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White v. Saul

United States District Court, N.D. Texas, Fort Worth Division

August 26, 2019

CALLIE CHARLINE WHITE, Plaintiff,
v.
ANDREW SAUL, Commissioner of the Social Security Administration, Defendant.

          ORDER PARTIALLY ACCEPTING FINDINGS, CONCLUSIONS, AND RECOMMENDATION OF THE MAGISTRATE JUDGE

          REED O'CONNOR UNITED STATES DISTRICT JUDGE.

         Plaintiff Callie Charline White (“Plaintiff”) filed this action seeking judicial review of a final adverse decision of the Commissioner of Social Security (the “Commissioner”), [1] who denied her application for a period of disability and disability insurance benefits under Title II of the Social Security Act, 42 U.S.C. § 405(g). See Compl., ECF No. 1. The Commissioner has filed an answer, see Answer, ECF No. 12, and a certified copy of the transcript of the administrative proceedings, see SSA Admin. R. (hereinafter, “Tr.”), ECF No. 14-1, including the hearing before the Administrative Law Judge (“ALJ”). The parties have briefed the issues. See Pl.'s Br., ECF No. 16; Def.'s Br., ECF No. 17; Pl.'s Reply, ECF No. 18. Pursuant to 28 U.S.C. § 636(b), the case was referred to United States Magistrate Judge Hal R. Ray, Jr., for review and submission of proposed findings of fact and recommendation for disposition. On July 2, 2019, the United States Magistrate Judge filed his Findings, Conclusions and Recommendation (the “Report”), in which he recommended that the Court affirm the Commissioner's decision and dismiss Plaintiff's Complaint. Report, ECF No. 19. Plaintiff filed timely objections to the Report. Objections, ECF No. 20. The Commissioner did not file a response to Plaintiff's objections.

         For the reasons that follow, the Court accepts the Report in part and declines to accept it in part as stated herein after reviewing all relevant matters of record, including the pleadings, legal briefing, transcript of the administrative record, Report, and the filed objections, in accordance with 28 U.S.C. § 636(b)(1) and Federal Rule of Civil Procedure 72(b)(3).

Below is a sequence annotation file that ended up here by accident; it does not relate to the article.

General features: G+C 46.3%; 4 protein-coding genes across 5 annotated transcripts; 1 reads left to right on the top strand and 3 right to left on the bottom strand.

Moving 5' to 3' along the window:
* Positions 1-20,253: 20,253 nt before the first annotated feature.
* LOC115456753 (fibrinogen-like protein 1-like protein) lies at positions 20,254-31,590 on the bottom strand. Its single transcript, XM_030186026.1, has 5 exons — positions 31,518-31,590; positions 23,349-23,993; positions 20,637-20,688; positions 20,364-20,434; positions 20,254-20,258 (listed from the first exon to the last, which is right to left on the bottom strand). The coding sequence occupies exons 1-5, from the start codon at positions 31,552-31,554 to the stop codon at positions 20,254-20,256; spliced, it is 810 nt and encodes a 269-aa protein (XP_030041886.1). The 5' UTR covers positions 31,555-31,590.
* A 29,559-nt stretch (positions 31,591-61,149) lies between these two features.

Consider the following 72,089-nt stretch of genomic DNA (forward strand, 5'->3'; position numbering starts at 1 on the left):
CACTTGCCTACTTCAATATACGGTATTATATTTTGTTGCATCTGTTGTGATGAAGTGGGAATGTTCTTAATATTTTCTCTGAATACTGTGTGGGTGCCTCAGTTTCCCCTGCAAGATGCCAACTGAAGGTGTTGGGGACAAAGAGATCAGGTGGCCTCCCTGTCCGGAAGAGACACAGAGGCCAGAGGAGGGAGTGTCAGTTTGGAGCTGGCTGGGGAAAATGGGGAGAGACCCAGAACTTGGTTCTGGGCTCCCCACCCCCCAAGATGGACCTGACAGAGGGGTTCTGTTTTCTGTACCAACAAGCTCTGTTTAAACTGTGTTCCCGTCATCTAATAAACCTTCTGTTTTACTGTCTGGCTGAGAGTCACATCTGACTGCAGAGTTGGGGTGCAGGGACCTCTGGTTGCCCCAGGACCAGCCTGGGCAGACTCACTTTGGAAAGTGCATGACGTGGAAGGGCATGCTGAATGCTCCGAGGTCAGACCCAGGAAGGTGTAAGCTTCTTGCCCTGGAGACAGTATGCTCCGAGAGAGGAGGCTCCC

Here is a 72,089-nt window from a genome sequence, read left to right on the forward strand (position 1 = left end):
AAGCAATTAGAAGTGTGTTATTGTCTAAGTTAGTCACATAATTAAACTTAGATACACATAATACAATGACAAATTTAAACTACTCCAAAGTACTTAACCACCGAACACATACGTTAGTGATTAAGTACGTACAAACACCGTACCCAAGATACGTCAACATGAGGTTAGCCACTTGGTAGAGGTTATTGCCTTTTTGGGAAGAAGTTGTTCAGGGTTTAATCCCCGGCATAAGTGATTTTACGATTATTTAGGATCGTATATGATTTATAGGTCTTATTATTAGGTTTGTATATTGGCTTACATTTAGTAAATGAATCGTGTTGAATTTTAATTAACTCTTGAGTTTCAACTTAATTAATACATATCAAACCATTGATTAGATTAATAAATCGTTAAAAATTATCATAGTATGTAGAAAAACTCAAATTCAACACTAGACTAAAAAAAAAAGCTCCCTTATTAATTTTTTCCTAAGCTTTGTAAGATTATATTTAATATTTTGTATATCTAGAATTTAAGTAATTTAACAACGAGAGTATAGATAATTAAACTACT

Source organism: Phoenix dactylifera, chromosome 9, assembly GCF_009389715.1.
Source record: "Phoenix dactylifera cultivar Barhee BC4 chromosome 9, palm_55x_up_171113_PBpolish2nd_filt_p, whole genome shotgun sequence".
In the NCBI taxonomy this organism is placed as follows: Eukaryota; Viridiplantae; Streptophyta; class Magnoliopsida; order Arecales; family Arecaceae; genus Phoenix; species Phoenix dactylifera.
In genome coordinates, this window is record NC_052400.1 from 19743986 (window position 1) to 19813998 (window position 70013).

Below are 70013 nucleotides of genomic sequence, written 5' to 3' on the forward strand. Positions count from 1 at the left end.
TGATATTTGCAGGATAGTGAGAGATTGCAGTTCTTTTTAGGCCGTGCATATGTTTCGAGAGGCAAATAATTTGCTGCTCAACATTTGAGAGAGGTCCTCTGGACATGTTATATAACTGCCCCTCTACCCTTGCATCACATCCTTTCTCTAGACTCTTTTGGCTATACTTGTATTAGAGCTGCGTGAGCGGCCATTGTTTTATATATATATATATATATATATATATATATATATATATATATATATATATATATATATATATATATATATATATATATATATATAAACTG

I. BACKGROUND

         Plaintiff alleges she is disabled due to a variety of ailments, including anxiety, depression, fibromyalgia, migraines, a history of breast cancer, and obesity. After her application for disability insurance benefits was denied initially and on reconsideration, Plaintiff requested a hearing before an ALJ. That hearing was held on April 10, 2017, in Dallas, Texas. At the time of the hearing Plaintiff was forty-nine years old. She has a high school general equivalency diploma and past relevant work experience as an order puller, inspector, and warehouse coordinator. The ALJ found that Plaintiff was not disabled and, therefore, not entitled to disability insurance benefits. At step one of the five-step sequential process, [2] the ALJ found that Plaintiff had not engaged in substantial gainful activity since June 1, 2015, the alleged onset date. At steps two and three, the ALJ found that Plaintiff had severe impairments of fibromyalgia, migraines, status post-malignant neoplasm of breast, obesity, anxiety, and affective disorder; nevertheless, the ALJ found that her impairments or combination of impairments did not meet or medically equal the severity of any listed impairment in the social security regulations. At step four, the ALJ found Plaintiff had the residual functional capacity (“RFC”)[3] to perform light work, with certain limitations, but was incapable of performing her past relevant work. At step five, relying on the testimony of the vocational expert (“VE”), the ALJ found that Plaintiff can work as a packer, assembler, and wire sorter-jobs that exist in significant numbers in the national economy.

         Plaintiff appealed the ALJ's decision to the Appeals Counsel, and the Council affirmed. Plaintiff then filed this action in federal district court and argues the ALJ erred in finding her not disabled because he failed to properly consider all of her functional limitations in determining her RFC and failed to analyze the treating sources' opinions under 20 C.F.R. § 404.1527(c)'s factors. Plaintiff contends that, as a result, the RFC with respect to her mental and physical limitations is not supported by substantial evidence.

         On July 2, 2019, the magistrate judge issued his Report, accepting the Commissioner's arguments that the ALJ's determination was supported by substantial evidence, and recommending the Court affirm the Commissioner's determination that Plaintiff was not entitled to a period of disability or disability insurance benefits. The magistrate judge found that “[s]ubstantial medical evidence of record supports the ALJ's assessment of Plaintiff's mental limitations and her RFC.” Report 12, ECF No. 19. He further found that the ALJ's failure to analyze the treating sources' opinions under 20 C.F.R. § 404.1527(c)'s factors did not constitute reversible error. Id. at 10-11.

         On July 15, 2019, Plaintiff filed objections to the Report. See ECF No. 20. The Commissioner did not file a response to Plaintiff's objections.

         II.LEGAL STANDARD